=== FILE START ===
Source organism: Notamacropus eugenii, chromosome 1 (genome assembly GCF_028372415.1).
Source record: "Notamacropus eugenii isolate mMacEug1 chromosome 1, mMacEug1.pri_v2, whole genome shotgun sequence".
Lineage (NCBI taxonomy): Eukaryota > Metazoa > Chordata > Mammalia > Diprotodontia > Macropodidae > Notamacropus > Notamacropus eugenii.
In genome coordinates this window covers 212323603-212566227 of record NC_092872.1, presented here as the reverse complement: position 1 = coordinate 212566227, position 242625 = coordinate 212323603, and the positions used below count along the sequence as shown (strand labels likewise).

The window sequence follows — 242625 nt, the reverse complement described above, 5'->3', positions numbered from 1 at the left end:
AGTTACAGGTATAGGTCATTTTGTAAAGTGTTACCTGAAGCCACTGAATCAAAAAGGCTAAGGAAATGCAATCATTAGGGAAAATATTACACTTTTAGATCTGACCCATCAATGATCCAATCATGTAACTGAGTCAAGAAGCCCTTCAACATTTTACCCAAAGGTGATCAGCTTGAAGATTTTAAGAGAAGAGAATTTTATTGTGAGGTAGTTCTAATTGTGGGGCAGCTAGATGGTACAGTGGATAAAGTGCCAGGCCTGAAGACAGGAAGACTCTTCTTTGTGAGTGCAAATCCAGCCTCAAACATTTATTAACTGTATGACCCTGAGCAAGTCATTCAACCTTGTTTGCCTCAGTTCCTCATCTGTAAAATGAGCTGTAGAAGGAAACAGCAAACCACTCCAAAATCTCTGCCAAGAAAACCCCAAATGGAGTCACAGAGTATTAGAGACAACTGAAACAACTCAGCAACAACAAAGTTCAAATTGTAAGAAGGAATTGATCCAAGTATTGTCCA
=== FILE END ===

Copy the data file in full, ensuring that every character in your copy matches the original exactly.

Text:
Source organism: Notamacropus eugenii, chromosome 1 (genome assembly GCF_028372415.1).
Source record: "Notamacropus eugenii isolate mMacEug1 chromosome 1, mMacEug1.pri_v2, whole genome shotgun sequence".
Lineage (NCBI taxonomy): Eukaryota > Metazoa > Chordata > Mammalia > Diprotodontia > Macropodidae > Notamacropus > Notamacropus eugenii.
In genome coordinates this window covers 212323603-212566227 of record NC_092872.1, presented here as the reverse complement: position 1 = coordinate 212566227, position 242625 = coordinate 212323603, and the positions used below count along the sequence as shown (strand labels likewise).

The window sequence follows — 242625 nt, the reverse complement described above, 5'->3', positions numbered from 1 at the left end:
AGTTACAGGTATAGGTCATTTTGTAAAGTGTTACCTGAAGCCACTGAATCAAAAAGGCTAAGGAAATGCAATCATTAGGGAAAATATTACACTTTTAGATCTGACCCATCAATGATCCAATCATGTAACTGAGTCAAGAAGCCCTTCAACATTTTACCCAAAGGTGATCAGCTTGAAGATTTTAAGAGAAGAGAATTTTATTGTGAGGTAGTTCTAATTGTGGGGCAGCTAGATGGTACAGTGGATAAAGTGCCAGGCCTGAAGACAGGAAGACTCTTCTTTGTGAGTGCAAATCCAGCCTCAAACATTTATTAACTGTATGACCCTGAGCAAGTCATTCAACCTTGTTTGCCTCAGTTCCTCATCTGTAAAATGAGCTGTAGAAGGAAACAGCAAACCACTCCAAAATCTCTGCCAAGAAAACCCCAAATGGAGTCACAGAGTATTAGAGACAACTGAAACAACTCAGCAACAACAAAGTTCAAATTGTAAGAAGGAATTGATCCAAGTATTGTCCA